Ride-sharing services a factor in their demise
Two airport shuttle operators—one with a global network—turned off their engines at the end of 2019.
Competition from ridesharing services Uber and Lyft were implicated in the demise of the international SuperShuttle network as well as the Coach USA Indiana Airport Supersaver bus service.
Both ceased operations on Dec. 31. SuperShuttle served airports in 71 U.S. cities and 16 in other countries, according to its website.
Coach USA announced an end to its shuttle service connecting northwestern Indiana with the Midway and O’Hare airports in Chicago. The Chicago Trolley sightseeing bus operation also was parked. After the announcement, Royal Excursion of northern Indiana announced plans to expand its services to connect the region with the Chicago airports.
“SuperShuttle is the leader in airport transportation with over 30 years of experience and 150 million passengers served,” its website proclaimed. In December, however, the company began notifying airports that it would not continue operations into 2020.
The Los Angeles Times has been following the decline of shuttle and taxi businesses in the past three years.
“Shared van services such as SuperShuttle have been hit hard since the advent of ride-hailing services,” the paper reported in December. “At LAX (Los Angeles International Airport), shared van rides plunged by two-thirds in the first half of this year compared with the first half of 2016, the first full year that Uber and Lyft operated there, according to city data.
“Trips on LAX’s FlyAway buses also sank by two-thirds during that time; taxi trips fell 39 percent; and courtesy shuttles to car rental facilities, parking lots and hotels saw a 20 percent decline. The number of Uber and Lyft trips, meanwhile, more than doubled.”
The closure affected “hundreds” of franchisees who owned their vans, the paper reported. One of them provided a letter in which SuperShuttle told him the company was closing due to “increasing costs and changes in the competitive and regulatory landscape” that “have called into question the economic and operational viability of the company’s operations.”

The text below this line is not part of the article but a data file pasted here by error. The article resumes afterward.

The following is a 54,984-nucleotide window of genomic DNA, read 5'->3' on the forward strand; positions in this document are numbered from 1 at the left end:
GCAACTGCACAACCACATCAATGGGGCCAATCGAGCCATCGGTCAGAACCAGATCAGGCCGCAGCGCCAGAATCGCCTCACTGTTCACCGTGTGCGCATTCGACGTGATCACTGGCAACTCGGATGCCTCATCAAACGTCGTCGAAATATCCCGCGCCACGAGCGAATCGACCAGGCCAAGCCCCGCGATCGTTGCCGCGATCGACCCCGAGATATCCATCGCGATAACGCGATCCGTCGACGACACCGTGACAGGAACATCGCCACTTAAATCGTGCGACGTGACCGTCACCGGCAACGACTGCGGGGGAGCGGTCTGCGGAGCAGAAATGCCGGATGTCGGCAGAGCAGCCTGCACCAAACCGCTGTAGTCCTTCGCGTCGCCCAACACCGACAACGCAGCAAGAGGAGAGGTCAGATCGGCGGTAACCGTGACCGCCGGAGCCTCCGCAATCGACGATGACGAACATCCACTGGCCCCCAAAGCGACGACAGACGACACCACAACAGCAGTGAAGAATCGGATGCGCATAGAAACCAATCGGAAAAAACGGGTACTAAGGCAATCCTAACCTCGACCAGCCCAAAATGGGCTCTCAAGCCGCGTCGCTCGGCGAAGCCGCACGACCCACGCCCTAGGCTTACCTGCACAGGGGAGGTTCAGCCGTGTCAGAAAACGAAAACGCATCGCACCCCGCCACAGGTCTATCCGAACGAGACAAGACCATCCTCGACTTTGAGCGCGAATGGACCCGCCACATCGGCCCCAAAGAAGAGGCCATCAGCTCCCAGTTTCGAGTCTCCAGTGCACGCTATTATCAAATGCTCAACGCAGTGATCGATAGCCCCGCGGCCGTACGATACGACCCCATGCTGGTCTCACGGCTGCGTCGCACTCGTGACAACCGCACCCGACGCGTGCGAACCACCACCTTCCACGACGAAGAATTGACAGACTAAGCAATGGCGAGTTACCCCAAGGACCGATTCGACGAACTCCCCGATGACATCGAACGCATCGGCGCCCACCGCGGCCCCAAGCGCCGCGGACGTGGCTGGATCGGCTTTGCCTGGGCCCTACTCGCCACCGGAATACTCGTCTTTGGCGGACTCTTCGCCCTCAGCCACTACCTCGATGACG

The company had not issued a public statement about its plans a week after it began informing airports, employees and franchisees of the shutdown. The website’s news page was empty, and its media press kit contained no information beyond the graphic elements of its logos.
Coach USA’s Indiana Airport Supersaver buses served three counties, including the University of Notre Dame, South Bend Regional Airport and the LaPorte County Convention and Visitors Bureau.
About 300 drivers and other employees lost their jobs, Coach USA spokesman Sean Hughes said. They would be offered positions at other Coach USA operations if they are willing to relocate, he said.
The Times of Northwest Indiana reported, “In recent years, the bus service has faced increased competition from ride-hailing apps like Lyft and Uber, which are more costly but offer travelers who don’t want to drive themselves to the airport more flexibility and convenience.”
Royal Excursion expansion
Royal Excursion of Mishawaka, Indiana, will “expand the company’s service operations in all of Michiana and NW Indiana, including the lines connecting the University of Notre Dame and Chicago airports,” it announced on Dec. 12.
“We are very excited to deliver our cost-effective, eco-friendly and customer-centric transportation services to more of our neighbors in Michigan and the northwestern part of Indiana,” said owner and President Shannon Kaser.
“This line, which is a vital transportation route that connects travelers from northwestern Indiana and Chicagoland, has been part of our community for many years. We are proud to ensure travelers continue to have a safe and cost-effective mode of transportation available to them,” he said.
Royal Excursion plans to implement the service within 60 days.